On March 17, 2004, about 0720 Pacific standard time, an experimental Wallace Skybolt, N41BB, experienced an in-flight breakup while executing an aerobatic maneuver near Reno/Stead Airport (4SD), Reno, Nevada. The owner/pilot was operating the airplane under the provisions of 14 CFR Part 91. The private pilot, the sole occupant, sustained serious injuries; the airplane was destroyed. The personal local flight departed Stead about 0645. Visual meteorological conditions prevailed, and no flight plan had been filed. The primary wreckage was at 39 degrees 41.34 minutes north latitude and 119 degrees 57.43 minutes west longitude. Use your browsers 'back' function to return to synopsisReturn to Query Page
The Federal Aviation Administration (FAA) accident coordinator responded to the accident scene. He interviewed the pilot on March 25, 2004.
The pilot reported that he was executing an aerobatic outside loop maneuver. During the bottom of the loop, while inverted, his airspeed was about 160 mph, and he was about 8,000 feet mean sea level (msl). While pushing forward on the stick to about -2.5G to start the ascending part of the maneuver, the airplane began to vibrate violently. The pilot felt the vibration in the airframe, not in the stick or the rudder. He felt the vibration for 1 to 2 seconds, followed by the left wing of the airplane detaching from the airplane's structure.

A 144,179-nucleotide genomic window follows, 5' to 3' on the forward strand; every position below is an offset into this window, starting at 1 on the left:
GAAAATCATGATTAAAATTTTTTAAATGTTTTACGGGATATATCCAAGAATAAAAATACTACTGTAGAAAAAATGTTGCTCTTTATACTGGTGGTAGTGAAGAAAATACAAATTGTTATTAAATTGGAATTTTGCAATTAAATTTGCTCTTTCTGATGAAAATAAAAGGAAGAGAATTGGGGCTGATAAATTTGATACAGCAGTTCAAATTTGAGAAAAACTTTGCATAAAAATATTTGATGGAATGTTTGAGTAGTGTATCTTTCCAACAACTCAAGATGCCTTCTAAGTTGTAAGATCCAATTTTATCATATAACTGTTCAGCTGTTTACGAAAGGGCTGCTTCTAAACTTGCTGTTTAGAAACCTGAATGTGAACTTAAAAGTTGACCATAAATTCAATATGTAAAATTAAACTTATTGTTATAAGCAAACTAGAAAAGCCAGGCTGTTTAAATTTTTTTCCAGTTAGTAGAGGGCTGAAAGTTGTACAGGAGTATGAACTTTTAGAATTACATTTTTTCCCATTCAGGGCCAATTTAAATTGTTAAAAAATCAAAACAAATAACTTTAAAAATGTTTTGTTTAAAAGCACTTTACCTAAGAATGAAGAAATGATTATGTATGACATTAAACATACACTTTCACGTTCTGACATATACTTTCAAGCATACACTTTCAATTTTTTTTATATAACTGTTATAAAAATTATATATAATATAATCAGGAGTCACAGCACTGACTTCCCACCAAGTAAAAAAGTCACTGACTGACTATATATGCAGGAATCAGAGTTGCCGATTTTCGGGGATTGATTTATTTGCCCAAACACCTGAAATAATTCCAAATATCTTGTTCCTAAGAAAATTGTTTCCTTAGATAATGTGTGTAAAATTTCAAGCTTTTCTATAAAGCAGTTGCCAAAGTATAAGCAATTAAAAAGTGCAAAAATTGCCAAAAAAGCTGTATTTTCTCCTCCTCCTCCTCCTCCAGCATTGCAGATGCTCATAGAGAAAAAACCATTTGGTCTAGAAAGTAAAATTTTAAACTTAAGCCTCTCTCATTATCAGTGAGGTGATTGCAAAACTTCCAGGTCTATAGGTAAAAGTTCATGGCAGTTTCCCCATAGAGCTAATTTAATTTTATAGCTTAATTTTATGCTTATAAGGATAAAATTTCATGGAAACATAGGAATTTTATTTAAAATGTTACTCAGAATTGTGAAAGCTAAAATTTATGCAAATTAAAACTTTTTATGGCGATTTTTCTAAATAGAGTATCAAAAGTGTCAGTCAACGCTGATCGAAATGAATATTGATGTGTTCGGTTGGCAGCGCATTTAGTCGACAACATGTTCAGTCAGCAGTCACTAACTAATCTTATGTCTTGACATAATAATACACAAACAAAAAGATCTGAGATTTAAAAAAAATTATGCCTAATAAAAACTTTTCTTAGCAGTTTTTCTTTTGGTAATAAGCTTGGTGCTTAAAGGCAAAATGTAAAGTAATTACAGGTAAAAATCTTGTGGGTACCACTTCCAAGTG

During the airplane's continued disintegration, the pilot was able to release his seat belt and exit the airplane. The pilot deployed his parachute, which opened just prior to his impacting the ground.
The airplane received its original experimental certification in January 1975. Subsequently, the airplane received annual condition inspections. In January 1979, at 307 hours total time, the airplane was disassembled, inspected/repaired, and reassembled/recovered. In March 2000, a larger engine/prop combination was installed. In January 2001, at 733 hours total time, the airframe only was disassembled, inspected, and repaired as necessary, and reassembled/recovered. The wings were not disassembled, inspected, repaired or recovered.
According to the accident airplane's records and the pilot's statement, it had been more than 20 years since the wings had undergone any extensive inspection, repair, or rebuild with the fabric removed.